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House Rules Committee Sets Review of Clinton in Motion

By Edward Walsh
and Juliet Eilperin
The Washington Post
WASHINGTON

A House committee set in motion Thursday night the process that could lead to President Clinton's impeachment, and in an atmosphere filled with political and personal uncertainty approved a recommendation that the full House immediately make public independent counsel Kenneth W. Starr's report on Clinton's sexual relationship with Monica S. Lewinsky.

By a voice vote, the House Rules Committee set the stage for a vote on the House floor today and the likely disclosure of the 445-page report by Friday afternoon.

The Rules Committee vote, the first tentative step in what could be a lengthy process spilling over well into next year, came amid mounting fears among House Democrats over the potential political fallout from the contents of Starr's report and expressions of gravity by Republicans about the implications of taking the first step.

"This is a very grave day for the House of Representatives; indeed it is a solemn day for the nation," said Rules Committee Chairman Gerald B.H. Solomon, R-N.Y.

But the prevailing mood in the House Thursday was one of uncertainty, about the contents of the Starr report and the related material he delivered to Congress and the impact of this on the November midterm elections and ultimately on the fate of the Clinton presidency. All that was clear was that Republicans, who pledged to conduct fair and nonpartisan proceedings, were in control of the proceedings and that the Democrats were on the defensive and skeptical of GOP pledges.

Rules Committee Democrats unsuccessfully sought to give Clinton and his lawyers 48 hours to review the Starr report before it is made public. But even before the vote they acknowledged that they had little hope of prevailing in the committee or on the House floor Friday.

The panel also recommended that the full House Judiciary Committee be given until Sept. 28 to review 18 boxes of related material that Starr's office delivered to Congress to determine how much of it should be made public.

With Judiciary Committee Chairman Henry J. Hyde, R-Ill., and the committee's ranking Democrat, Rep. John Conyers Jr. of Michigan, sitting in witness chairs, the Rules Committee convened late Thursday afternoon in a solemn atmosphere.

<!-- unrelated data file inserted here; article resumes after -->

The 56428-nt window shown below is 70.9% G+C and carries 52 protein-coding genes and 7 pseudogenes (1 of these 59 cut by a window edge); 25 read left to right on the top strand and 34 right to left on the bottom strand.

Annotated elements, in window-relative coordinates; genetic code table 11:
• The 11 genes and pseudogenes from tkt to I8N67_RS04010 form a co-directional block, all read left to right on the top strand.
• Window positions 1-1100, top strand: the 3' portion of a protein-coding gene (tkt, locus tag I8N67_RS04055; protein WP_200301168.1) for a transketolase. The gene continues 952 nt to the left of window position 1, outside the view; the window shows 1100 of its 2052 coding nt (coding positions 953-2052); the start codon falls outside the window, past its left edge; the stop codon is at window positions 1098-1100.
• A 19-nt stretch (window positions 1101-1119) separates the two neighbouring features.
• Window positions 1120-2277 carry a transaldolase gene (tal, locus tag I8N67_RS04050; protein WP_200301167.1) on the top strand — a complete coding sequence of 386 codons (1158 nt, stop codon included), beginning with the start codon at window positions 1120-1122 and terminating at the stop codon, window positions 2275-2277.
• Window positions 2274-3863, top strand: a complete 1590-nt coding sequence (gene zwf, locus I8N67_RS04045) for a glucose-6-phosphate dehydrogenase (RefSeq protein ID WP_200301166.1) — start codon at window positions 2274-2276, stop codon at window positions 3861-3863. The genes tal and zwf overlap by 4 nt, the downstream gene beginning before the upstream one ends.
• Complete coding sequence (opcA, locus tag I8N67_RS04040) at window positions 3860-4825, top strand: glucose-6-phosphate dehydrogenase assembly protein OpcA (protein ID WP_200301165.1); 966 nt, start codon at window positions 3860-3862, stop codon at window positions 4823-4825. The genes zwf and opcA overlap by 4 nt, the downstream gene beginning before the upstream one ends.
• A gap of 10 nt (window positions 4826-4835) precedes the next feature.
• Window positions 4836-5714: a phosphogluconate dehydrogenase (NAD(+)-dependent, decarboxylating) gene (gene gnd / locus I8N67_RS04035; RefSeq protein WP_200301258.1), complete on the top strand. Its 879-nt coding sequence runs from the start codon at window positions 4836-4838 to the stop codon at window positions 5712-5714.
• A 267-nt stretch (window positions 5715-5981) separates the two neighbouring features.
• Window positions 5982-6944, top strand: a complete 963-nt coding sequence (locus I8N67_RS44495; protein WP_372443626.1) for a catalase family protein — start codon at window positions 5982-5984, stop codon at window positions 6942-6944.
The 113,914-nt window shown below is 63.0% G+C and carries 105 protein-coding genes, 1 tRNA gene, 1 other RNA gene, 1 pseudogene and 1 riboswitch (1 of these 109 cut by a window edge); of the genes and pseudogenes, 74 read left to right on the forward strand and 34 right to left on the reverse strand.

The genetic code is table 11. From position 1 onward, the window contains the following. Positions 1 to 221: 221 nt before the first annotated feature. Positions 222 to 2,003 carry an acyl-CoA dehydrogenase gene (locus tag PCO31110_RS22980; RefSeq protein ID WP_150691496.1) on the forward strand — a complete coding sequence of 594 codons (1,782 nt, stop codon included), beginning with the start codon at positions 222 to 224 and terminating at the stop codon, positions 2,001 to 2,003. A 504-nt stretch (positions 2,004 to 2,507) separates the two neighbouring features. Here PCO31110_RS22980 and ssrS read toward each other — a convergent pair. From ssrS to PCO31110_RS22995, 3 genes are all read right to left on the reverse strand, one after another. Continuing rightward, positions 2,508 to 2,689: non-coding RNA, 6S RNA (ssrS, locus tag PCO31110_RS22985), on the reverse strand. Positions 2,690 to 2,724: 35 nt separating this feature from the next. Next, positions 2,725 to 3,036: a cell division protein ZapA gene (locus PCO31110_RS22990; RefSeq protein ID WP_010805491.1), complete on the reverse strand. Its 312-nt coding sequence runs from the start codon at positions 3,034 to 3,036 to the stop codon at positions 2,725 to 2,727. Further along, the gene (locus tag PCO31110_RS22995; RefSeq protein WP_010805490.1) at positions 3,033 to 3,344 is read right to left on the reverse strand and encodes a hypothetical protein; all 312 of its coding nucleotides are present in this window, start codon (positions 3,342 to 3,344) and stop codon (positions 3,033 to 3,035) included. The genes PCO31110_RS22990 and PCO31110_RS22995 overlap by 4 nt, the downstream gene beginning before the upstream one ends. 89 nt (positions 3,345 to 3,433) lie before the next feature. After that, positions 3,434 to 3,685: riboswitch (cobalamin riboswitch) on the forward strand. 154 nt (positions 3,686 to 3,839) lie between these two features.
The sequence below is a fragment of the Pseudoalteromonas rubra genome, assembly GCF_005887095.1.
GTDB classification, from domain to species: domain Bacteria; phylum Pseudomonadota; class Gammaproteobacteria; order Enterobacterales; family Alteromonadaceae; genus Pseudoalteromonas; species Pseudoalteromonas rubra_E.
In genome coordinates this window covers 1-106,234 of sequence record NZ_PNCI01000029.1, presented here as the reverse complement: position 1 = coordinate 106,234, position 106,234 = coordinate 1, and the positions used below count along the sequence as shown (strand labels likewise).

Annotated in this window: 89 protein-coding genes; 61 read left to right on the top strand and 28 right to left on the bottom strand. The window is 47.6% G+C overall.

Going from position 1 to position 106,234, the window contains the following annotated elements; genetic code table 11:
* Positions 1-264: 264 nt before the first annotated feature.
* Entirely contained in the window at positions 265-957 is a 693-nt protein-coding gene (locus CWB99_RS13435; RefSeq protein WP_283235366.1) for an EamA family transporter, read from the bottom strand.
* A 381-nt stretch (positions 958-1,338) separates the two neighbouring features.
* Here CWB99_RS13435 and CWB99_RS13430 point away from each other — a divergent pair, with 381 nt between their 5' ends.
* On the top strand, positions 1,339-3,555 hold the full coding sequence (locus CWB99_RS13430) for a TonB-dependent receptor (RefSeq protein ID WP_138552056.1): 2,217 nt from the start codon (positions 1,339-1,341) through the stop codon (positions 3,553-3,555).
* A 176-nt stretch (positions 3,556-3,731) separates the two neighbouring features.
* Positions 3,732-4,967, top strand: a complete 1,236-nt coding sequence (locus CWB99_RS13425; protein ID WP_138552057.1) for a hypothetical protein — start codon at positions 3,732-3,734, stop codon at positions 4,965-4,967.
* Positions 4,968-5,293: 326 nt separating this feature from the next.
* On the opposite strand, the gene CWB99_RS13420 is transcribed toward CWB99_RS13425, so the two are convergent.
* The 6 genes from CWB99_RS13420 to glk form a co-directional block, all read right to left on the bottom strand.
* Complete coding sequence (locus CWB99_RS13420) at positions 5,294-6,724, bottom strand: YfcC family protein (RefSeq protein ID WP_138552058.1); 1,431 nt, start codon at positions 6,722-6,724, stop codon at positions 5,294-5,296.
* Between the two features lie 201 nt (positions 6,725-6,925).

"This is a very sad duty, but it is a duty and we must do it," said Rep. John Linder, R-Ga.

There were partisan differences from the beginning as both Conyers and Rep. Joe Moakley of Massachusetts, ranking Democrat on the Rules Committee, argued for giving Clinton and his lawyers an advance look at the Starr report before it is made public. Noting that House Speaker Newt Gingrich, R-Ga., was given seven days to review an ethics committee report on some of his activities, Conyers said it was a "breach of fairness" to tell the president that "he can find out what the charges are on the Internet."

Democrats also charged that the Rules Committee resolution violated an agreement reached earlier by Gingrich and House Minority Leader Richard A. Gephardt, D-Mo., to confine the initial inspection of the additional material from Starr to Hyde, Conyers and their staffs rather than the full committee.

Despite Democrats' objections to the Rules Committee resolution, Rep. Steny H. Hoyer, D-Md., said it was unlikely that they would oppose it when it reaches the House floor.

The recommendation that the full House is scheduled to vote on today would empower the Judiciary Committee to determine whether a formal impeachment inquiry into Clinton's conduct is justified. There appears to be growing sentiment in the House to resolve that threshold question before Congress adjourns for the year, now scheduled for Oct. 9. But as a practical matter, an impeachment inquiry itself would not begin until the next Congress takes office in January.

There is also strong sentiment, even among some Democrats, to release as much information as possible so that House members and their constituents know what they are dealing with before the November elections.

"We want it open, we want it fair, we want it expeditious and we want it done now so we can end it once and for all," said Rep. Edward J. Markey, D-Mass.

Under the Rules Committee recommendation, the initial disclosure to the public of Starr's evidence against Clinton stemming from the president's relationship with former White House intern Lewinsky will be in Starr's report. But some of the most sensitive information, including transcripts of grand jury testimony and other material to back up Starr's allegations, is in the other material that Starr submitted to Congress. Under yesterday's resolution, it will be reviewed by the Judiciary Committee members to determine what should be made public and what should remain secret to protect people who were caught up in the Starr investigation.

Solomon said the Sept. 28 deadline for deciding what to disclose was later than he and other Republicans wanted, but that Hyde persuaded him that that much time was needed for the review.